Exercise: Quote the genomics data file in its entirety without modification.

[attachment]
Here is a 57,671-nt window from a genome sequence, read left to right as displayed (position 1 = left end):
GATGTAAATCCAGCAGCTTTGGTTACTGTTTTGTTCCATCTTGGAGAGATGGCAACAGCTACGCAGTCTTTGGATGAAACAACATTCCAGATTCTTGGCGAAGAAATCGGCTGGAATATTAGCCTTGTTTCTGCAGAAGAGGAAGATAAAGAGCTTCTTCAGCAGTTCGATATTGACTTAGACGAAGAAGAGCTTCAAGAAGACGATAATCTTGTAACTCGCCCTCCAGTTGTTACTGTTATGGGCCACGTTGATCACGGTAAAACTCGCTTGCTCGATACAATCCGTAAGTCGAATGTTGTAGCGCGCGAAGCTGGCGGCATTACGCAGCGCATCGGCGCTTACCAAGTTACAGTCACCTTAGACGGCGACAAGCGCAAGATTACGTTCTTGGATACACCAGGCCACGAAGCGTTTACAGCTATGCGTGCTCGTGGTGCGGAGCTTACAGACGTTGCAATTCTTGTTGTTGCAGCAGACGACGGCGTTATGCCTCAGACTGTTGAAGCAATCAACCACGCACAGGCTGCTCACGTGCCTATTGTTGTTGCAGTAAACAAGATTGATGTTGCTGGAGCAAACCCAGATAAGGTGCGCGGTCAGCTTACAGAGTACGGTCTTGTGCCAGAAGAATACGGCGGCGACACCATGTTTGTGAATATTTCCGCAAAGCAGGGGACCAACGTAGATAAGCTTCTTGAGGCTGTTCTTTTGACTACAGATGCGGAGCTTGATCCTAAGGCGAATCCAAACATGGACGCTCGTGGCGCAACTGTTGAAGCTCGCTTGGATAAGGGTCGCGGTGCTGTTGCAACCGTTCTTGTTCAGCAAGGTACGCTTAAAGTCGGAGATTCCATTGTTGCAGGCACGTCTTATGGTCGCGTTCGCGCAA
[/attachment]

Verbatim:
Here is a 57,671-nt window from a genome sequence, read left to right as displayed (position 1 = left end):
GATGTAAATCCAGCAGCTTTGGTTACTGTTTTGTTCCATCTTGGAGAGATGGCAACAGCTACGCAGTCTTTGGATGAAACAACATTCCAGATTCTTGGCGAAGAAATCGGCTGGAATATTAGCCTTGTTTCTGCAGAAGAGGAAGATAAAGAGCTTCTTCAGCAGTTCGATATTGACTTAGACGAAGAAGAGCTTCAAGAAGACGATAATCTTGTAACTCGCCCTCCAGTTGTTACTGTTATGGGCCACGTTGATCACGGTAAAACTCGCTTGCTCGATACAATCCGTAAGTCGAATGTTGTAGCGCGCGAAGCTGGCGGCATTACGCAGCGCATCGGCGCTTACCAAGTTACAGTCACCTTAGACGGCGACAAGCGCAAGATTACGTTCTTGGATACACCAGGCCACGAAGCGTTTACAGCTATGCGTGCTCGTGGTGCGGAGCTTACAGACGTTGCAATTCTTGTTGTTGCAGCAGACGACGGCGTTATGCCTCAGACTGTTGAAGCAATCAACCACGCACAGGCTGCTCACGTGCCTATTGTTGTTGCAGTAAACAAGATTGATGTTGCTGGAGCAAACCCAGATAAGGTGCGCGGTCAGCTTACAGAGTACGGTCTTGTGCCAGAAGAATACGGCGGCGACACCATGTTTGTGAATATTTCCGCAAAGCAGGGGACCAACGTAGATAAGCTTCTTGAGGCTGTTCTTTTGACTACAGATGCGGAGCTTGATCCTAAGGCGAATCCAAACATGGACGCTCGTGGCGCAACTGTTGAAGCTCGCTTGGATAAGGGTCGCGGTGCTGTTGCAACCGTTCTTGTTCAGCAAGGTACGCTTAAAGTCGGAGATTCCATTGTTGCAGGCACGTCTTATGGTCGCGTTCGCGCAA